'They're black and you don't want them in' - Macleans.ca

‘They’re black and you don’t want them in’


Liberal MP Jim Karygiannis gets accusatory at a meeting of the immigration committee.

“What happened in Kingston, Jamaica? … I’ll tell you what happened. They’re black and you don’t want them in.”

That set off a chorus of condemnation… and a point of order by Conservative MP Terence Young who called Karygiannis’s behaviour embarrassing. Karygiannis apologized for his choice of words (said he should have used the word ‘African’), but not his point.


‘They’re black and you don’t want them in’

  1. I have to click two links to find out what this is about, only to be confronted with the fact that CBC is still using Real Audio along with Window Media Player

    CBC: Pick one technology and stick with it.

  2. Jim Karygiannis strongly opposes same sex marraige and abortion. He's one of those Liberals that needs to get the boot at a riding nomination so that the party can revitalize. What a dinosaur…

  3. The Liberals are the most racist party in this country, but they're great at using race as a wedge issue.

    • *ba-boom-chee*

    • provide some empirical data for your conclusion? Otherwise, its just more CON rhetoric, usually manned to deflect an actual issue within the CON anti-ethical party…

  4. Statement by The Honourable Jim Karygiannis Intemperate Remarks in Committee

    This morning in the Standing Committee on Citizenship and Immigration, I made an intemperate remark during an exchange with Assistant Deputy Minister, Claudette Deschênes.

    I was trying to express my frustration with the growing immigration wait times from Africa and the Caribbean. The time it takes to reunite spouses and partners from Africa has risen by as much as 92.3% since 2006 and from the Caribbean has risen by as much as 75% since 2006. The time it takes to reunite dependent children with their parents from Africa has risen by as much as 73.68% since 2006 and from the Caribbean has risen by as much as 114.28% since 2006.

    I regret my remarks and apologize to anyone I may have hurt or offended. I have written to the Assistant Deputy Minister to offer my apology to her.


    • I am an immigrant from Jamaica, and I am black – that is what I am. I am not African and would have actually taken offence to that. The fact that my MP feels that he needed to apologize for the use of the term "black" suggests that he has missed the point and is not in touch with his constituents.

      The reason an apology stems from the fact that he has managed to allow a serious concern to be side-tracked with innuendos. His statement at the committee suggests that the government is racist in making their decisions. If this is indeed true then he should indeed make his statement – but with proof. If this is not the case, but incompetence or backlogs or other ineffeciencies that is causing the delay, then this side-show is distracting and disrespectful to the concern at hand.

      So, now what? How do we get back to the real issue here?

    • LOL – I love reading this stuff. Nothing says genuine regret like a full stats-filled paragraph of justifications.

      And Jim? When you quote stats to the 100th part of a single percentage point you can probably dispense with the qualifier "as much as". Sends a bit of a mixed signal.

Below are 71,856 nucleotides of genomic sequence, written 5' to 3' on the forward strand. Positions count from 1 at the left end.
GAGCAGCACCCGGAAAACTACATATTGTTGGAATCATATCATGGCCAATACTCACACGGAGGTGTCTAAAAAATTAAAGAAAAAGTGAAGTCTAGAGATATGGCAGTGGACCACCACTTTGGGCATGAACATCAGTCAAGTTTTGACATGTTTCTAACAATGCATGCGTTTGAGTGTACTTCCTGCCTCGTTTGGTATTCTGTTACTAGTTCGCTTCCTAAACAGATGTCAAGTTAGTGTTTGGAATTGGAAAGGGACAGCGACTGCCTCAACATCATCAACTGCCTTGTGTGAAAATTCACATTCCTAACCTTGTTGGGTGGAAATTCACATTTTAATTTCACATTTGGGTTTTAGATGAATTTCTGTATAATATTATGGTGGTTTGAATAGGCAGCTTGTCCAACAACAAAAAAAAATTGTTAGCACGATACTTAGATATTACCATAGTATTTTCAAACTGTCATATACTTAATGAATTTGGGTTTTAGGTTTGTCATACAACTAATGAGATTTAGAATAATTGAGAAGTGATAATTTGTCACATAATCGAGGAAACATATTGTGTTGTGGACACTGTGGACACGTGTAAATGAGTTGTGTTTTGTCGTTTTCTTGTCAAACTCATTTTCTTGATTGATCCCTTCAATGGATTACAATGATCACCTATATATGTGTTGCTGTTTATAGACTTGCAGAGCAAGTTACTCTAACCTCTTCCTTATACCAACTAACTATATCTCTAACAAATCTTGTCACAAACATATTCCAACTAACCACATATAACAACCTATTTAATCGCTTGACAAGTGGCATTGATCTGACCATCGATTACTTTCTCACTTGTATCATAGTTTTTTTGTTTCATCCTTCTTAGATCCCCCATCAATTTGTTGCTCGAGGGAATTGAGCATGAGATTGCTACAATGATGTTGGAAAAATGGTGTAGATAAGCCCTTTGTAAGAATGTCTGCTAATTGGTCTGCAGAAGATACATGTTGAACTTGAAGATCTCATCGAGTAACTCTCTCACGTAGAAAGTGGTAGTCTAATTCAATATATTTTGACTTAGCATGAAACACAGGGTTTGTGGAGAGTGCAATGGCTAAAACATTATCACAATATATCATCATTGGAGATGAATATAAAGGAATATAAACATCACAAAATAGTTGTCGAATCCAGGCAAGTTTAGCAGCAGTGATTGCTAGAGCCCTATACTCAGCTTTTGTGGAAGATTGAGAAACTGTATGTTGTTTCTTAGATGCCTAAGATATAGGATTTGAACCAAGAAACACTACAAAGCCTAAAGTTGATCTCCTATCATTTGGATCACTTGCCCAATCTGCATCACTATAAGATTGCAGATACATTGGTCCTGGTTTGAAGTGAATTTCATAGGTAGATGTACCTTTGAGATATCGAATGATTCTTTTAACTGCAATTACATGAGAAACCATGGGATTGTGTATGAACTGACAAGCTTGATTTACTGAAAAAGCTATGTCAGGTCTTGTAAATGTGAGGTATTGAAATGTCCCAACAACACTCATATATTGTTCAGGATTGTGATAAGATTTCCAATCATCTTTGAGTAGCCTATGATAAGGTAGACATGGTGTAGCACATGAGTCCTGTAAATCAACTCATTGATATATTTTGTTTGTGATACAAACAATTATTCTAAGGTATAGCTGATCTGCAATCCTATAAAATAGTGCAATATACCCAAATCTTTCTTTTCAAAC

• Whenever I hear an apology from a Liberal member I wonder if it actually hurts there standing with the Canadian electorate. There are lots of comments made by Conservative members that should be followed by an apology (IMO), but instead they refuse to acknowledge any wrong doing. Does the apology cause people to see the Liberals as weak or spineless, while the Conservative’s lack of apology makes them look strong and fearless?

      It’s an honest question.

  5. So yah got Bob Rae accusing the government of killing people because the swine flu vaccine is in hot demand.
    And this guy accusing the government of being racist.

    I can see why Wherry thinks the Conservatives bring down decorum in the House,

    • I agree. It's so over the top, I can't possibly imagine that this is effective. Do the opposition really believe this works? What's the point? A more nuanced opposition would be more effective, sticking to the issues rather than hurling absurd insults.

      • Conservatives partisans sure can dish it out though.

        • ''The OLO called to say that the Liberal Party of Canada would not been sending anyone to the Cairo conference, nor were they planning to. ''
          Libs said the media got it wrong,
          imagine that, eh. The media getting something wrong,

          • … and imagine that, the CON party squawking boxes trying to make it into an issue anyways. How times never change…

  6. Here's the thing about calling people a racist. It is way more effective if you just state the facts and let everybody else interpret it. In this case the stats look pretty bad. Maybe there is a reason (the share of immigrants from the Caribbean has increased substantially – but not by 80-100%), but when we live in a place where talking about pregnant women getting vaccines is heckled and the immediate assumption is that systematic racism drives Conservative immigration policy, we aren't in a happy place.

  7. interesting !

  8. Karygiannis got it right whether you like or not there exists anti-african sentements at the office of Jason Kenney

    read this article: http://www.macleans.ca/article.jsp?content=n02364

    Report decries delays at Nairobi visa office

    Applicants can wait years to be reunited with family due to processing, Canadian Council for Refugees says…..